William Blake

Oberon, Titania and Puck with Fairies Dancing


Not on display

William Blake 1757–1827
Watercolour and graphite on paper
Support: 475 × 675 mm
Presented by Alfred A. de Pass in memory of his wife Ethel 1910

Display caption

At the end of A Midsummer Night’s Dream, fairy king Oberon and queen Titania make friends again, and Moth, Peaseblossom, Cobweb and Mustardseed dance in a ring, while Puck claps the beat.William Blake’s fairies dance on weightless tiptoes wearing petals, leaves and gauzy dresses. They look human, but are small compared to a tree trunk. The strange, silvery light from the fireflies transforms them into magical beings. Blake’s fairy features and dancing fairy rings helped define how we think of fairies today.

Gallery label, October 2020

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Catalogue entry

N02686 Oberon, Titania and Puck with Fairies Dancing c.1785

N 02686 / B 161
Pencil and watercolour, irregular 475×675 (18 3/4×26 1/2)
Presented by Alfred A. de Pass in memory of his wife Ethel 1910
PROVENANCE Mrs Blake, sold to Francis Cary, sold Christie's 13 March 1895 (16) £3.10.0 bt. Leggatt; Alfred A. de Pass, given 1910 to the Tate Gallery
EXHIBITED Carfax 1904 (34); Tate Gallery (45), Manchester (52), Nottingham (34) and Edinburgh (37) 1913–14; Shakespeare in Art, Arts Council, April–May 1964 (33); New Haven and Toronto 1982–3 (16, repr.)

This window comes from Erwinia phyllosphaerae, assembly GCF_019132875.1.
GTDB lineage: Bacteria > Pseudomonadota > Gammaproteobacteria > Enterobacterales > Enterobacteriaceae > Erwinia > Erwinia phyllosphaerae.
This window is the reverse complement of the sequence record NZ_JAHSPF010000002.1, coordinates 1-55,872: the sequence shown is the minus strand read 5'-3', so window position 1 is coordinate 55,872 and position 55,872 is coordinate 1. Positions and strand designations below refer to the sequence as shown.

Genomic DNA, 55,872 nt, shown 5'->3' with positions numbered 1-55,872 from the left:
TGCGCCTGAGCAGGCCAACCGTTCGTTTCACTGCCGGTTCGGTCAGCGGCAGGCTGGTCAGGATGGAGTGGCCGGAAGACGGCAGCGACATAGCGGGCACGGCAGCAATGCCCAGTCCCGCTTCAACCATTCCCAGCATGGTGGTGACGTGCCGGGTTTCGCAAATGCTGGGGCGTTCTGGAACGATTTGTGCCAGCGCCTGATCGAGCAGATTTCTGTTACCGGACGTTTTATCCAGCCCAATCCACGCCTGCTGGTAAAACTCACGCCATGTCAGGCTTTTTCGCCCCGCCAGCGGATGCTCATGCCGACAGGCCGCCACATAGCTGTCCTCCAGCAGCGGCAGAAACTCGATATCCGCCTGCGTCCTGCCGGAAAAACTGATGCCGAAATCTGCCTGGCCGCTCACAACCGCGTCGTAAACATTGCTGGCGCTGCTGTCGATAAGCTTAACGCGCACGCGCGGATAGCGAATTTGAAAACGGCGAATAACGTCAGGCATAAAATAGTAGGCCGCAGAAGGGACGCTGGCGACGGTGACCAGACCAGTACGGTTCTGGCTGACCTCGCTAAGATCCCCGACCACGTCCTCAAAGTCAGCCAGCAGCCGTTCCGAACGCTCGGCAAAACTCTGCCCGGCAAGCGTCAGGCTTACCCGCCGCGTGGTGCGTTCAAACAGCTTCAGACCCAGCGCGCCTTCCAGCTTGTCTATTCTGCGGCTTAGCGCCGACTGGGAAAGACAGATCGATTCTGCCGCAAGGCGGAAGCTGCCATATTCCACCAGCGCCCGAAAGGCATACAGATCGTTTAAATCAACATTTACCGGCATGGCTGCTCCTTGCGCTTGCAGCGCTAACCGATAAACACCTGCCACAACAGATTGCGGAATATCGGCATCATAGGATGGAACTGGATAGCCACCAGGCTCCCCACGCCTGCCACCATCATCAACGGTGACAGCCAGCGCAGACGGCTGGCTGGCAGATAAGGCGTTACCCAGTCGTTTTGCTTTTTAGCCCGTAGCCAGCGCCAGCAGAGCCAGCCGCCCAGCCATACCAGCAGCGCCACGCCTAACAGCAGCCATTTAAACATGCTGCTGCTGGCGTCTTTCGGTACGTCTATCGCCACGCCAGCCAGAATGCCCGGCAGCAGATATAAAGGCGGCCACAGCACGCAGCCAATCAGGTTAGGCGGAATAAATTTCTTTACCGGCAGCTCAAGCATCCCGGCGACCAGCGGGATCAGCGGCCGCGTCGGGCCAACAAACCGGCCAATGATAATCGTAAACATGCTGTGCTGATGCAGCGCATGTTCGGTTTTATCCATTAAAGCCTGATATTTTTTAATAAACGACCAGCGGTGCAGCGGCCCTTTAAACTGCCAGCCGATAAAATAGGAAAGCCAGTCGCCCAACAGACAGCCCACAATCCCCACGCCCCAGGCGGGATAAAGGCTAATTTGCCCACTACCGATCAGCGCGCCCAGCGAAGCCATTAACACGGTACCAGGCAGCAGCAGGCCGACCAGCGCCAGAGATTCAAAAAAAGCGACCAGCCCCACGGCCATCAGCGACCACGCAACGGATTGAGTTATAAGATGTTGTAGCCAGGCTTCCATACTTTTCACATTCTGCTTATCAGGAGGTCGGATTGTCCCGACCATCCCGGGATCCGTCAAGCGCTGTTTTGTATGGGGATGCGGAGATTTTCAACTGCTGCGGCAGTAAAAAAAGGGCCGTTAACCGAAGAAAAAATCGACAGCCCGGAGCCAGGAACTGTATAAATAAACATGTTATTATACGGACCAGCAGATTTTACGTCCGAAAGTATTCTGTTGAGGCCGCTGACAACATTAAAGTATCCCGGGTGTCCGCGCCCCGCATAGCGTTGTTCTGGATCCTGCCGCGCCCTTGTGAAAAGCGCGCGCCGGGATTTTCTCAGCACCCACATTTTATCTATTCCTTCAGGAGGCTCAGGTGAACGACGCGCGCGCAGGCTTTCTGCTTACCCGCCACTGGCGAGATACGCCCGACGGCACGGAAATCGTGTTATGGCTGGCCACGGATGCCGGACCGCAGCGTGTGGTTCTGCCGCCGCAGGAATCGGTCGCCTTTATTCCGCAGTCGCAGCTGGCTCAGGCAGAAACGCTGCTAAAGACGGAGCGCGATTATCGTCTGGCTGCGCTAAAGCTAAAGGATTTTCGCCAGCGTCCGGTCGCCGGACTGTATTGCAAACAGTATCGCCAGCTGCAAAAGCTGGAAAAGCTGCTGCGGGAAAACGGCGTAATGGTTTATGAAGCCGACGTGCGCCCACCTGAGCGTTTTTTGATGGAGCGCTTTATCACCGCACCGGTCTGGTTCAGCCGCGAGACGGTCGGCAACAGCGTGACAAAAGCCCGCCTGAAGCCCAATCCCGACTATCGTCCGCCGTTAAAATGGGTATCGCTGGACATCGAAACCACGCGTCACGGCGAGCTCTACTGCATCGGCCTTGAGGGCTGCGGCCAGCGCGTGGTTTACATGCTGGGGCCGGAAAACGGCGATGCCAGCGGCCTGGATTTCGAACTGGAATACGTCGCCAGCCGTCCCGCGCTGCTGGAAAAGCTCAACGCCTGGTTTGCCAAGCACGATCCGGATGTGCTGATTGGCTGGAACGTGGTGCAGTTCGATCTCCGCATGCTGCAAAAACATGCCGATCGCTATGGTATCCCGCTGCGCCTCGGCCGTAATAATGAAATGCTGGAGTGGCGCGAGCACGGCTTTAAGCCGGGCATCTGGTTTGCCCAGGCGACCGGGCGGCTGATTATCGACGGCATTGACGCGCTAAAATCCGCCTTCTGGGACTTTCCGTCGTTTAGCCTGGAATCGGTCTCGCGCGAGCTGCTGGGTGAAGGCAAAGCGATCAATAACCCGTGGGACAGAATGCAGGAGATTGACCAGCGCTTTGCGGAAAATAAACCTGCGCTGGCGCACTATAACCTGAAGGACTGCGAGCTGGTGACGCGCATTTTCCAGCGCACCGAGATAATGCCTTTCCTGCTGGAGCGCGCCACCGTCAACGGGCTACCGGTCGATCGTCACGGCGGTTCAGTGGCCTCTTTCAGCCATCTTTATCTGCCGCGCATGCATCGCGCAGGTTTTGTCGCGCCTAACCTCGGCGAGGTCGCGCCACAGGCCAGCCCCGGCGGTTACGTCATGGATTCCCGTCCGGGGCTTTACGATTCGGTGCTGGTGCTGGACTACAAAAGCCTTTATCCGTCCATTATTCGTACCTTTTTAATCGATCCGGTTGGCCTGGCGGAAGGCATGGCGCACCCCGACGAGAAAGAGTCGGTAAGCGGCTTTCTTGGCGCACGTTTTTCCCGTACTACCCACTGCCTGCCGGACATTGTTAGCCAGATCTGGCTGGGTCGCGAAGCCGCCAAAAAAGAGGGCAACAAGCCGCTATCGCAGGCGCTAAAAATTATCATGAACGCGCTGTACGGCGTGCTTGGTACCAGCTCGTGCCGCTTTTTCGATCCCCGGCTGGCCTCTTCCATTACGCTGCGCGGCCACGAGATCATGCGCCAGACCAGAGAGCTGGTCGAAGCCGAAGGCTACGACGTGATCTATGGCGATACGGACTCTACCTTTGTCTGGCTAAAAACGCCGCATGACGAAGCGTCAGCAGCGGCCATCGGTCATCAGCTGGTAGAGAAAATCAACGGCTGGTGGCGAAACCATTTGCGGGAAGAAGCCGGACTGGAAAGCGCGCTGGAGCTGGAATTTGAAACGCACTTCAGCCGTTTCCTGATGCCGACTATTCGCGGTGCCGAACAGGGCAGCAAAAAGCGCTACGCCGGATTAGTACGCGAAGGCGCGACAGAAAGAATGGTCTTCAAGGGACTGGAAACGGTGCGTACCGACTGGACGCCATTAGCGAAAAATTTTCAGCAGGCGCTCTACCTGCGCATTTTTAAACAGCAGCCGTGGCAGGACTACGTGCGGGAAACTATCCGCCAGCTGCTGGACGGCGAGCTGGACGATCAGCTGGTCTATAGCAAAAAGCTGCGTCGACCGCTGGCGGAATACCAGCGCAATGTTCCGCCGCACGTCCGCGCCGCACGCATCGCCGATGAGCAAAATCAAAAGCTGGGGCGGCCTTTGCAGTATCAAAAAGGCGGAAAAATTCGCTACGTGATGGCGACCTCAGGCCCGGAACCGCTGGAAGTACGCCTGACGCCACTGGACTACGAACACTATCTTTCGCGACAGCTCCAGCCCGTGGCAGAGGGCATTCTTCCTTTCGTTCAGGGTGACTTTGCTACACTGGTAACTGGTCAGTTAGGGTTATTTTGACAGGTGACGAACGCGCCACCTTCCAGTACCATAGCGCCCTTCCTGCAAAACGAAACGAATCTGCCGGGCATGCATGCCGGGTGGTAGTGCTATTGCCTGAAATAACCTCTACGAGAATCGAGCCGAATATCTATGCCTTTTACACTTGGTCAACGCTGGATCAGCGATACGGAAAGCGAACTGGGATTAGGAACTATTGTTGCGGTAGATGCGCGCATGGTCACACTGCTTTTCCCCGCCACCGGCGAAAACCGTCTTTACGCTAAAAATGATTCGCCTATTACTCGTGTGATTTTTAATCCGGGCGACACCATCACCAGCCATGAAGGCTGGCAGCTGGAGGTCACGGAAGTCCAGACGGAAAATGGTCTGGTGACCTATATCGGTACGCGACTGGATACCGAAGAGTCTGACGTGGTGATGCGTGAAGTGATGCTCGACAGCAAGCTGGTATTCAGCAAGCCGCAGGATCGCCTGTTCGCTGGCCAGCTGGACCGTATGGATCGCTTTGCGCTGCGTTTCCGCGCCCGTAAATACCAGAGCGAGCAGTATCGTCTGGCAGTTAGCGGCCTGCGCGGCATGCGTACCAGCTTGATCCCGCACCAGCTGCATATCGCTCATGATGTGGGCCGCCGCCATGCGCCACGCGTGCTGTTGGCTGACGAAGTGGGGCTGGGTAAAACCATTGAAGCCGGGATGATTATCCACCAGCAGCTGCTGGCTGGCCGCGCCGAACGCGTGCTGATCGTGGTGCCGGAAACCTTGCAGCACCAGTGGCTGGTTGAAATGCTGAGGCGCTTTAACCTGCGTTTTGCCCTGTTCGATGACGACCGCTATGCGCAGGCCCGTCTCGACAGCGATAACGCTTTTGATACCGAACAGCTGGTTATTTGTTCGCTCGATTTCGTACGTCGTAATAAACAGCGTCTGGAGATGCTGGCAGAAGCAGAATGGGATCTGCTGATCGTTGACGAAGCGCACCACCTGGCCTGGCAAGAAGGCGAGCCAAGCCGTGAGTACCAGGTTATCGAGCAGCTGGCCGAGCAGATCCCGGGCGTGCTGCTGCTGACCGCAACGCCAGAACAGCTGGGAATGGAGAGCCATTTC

LITERATURE Gilchrist 1863, I, p.366; Rossetti 1863, p.237 no.212, and 1880, p.251 no.240; Blunt 1959, p.10; Gert Schiff, Johann Heinrich Füssli, ein Sommernachtstraum 1961, p.20, pl.13; Merchant in Apollo, LXXIX, 1964, pp.320–2, pl.6 (reprinted in Essick 1973, pp.241–3, pl.66); Martin Butlin, ‘Another Blake Watercolour cleaned at the Tate Gallery’ in Blake Newsletter, VI, 1972–3, p.43; Bindman 1977, pp.37–8, pl.32; Paley 1978, p.20; Butlin 1981, p.61 no.161, colour pl.182; Warner 1984, p.155, pl.89; Baine 1986, p.4

This watercolour illustrates the closing scene of Shakespeare's A Midsummer Night's Dream. It is close in style and handling to the three finished watercolours of events from the life of Joseph exhibited at the Royal Academy in 1785 (Butlin 1981, nos.155–7, colour pls.183–5); there seems no reason to adopt the slightly later dating of c. 1785–87 proposed by David Bindman (exh. cat. 1982–3, loc.cit.). Two further watercolours showing ‘Oberon and Titania, preceded by Puck’ and ‘Oberon and Titania on a Lily’ are distinct in style and seem to date from the early 1790s (see Butlin 1981, nos.245–6, pls.294–5).
The watercolour was cleaned and restored to something near its original brilliance in 1973.

Published in:
Martin Butlin, William Blake 1757-1827, Tate Gallery Collections, V, London 1990

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